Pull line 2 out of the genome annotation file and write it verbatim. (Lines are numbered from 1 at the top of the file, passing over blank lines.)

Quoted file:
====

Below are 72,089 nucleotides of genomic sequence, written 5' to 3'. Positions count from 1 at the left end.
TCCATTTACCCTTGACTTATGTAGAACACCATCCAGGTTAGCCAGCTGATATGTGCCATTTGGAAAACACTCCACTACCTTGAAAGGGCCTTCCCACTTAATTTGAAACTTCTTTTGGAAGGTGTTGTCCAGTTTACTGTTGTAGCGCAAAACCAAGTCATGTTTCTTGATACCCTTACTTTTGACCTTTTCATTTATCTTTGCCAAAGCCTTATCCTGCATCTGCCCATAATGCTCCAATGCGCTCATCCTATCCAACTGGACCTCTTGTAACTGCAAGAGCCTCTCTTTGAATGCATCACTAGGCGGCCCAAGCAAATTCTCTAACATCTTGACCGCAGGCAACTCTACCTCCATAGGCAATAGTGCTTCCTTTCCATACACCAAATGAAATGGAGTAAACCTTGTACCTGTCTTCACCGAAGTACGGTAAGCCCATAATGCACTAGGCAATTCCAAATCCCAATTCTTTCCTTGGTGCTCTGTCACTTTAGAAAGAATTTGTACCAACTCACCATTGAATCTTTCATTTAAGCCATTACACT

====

TCCATTTACCCTTGACTTATGTAGAACACCATCCAGGTTAGCCAGCTGATATGTGCCATTTGGAAAACACTCCACTACCTTGAAAGGGCCTTCCCACTTAATTTGAAACTTCTTTTGGAAGGTGTTGTCCAGTTTACTGTTGTAGCGCAAAACCAAGTCATGTTTCTTGATACCCTTACTTTTGACCTTTTCATTTATCTTTGCCAAAGCCTTATCCTGCATCTGCCCATAATGCTCCAATGCGCTCATCCTATCCAACTGGACCTCTTGTAACTGCAAGAGCCTCTCTTTGAATGCATCACTAGGCGGCCCAAGCAAATTCTCTAACATCTTGACCGCAGGCAACTCTACCTCCATAGGCAATAGTGCTTCCTTTCCATACACCAAATGAAATGGAGTAAACCTTGTACCTGTCTTCACCGAAGTACGGTAAGCCCATAATGCACTAGGCAATTCCAAATCCCAATTCTTTCCTTGGTGCTCTGTCACTTTAGAAAGAATTTGTACCAACTCACCATTGAATCTTTCATTTAAGCCATTACACT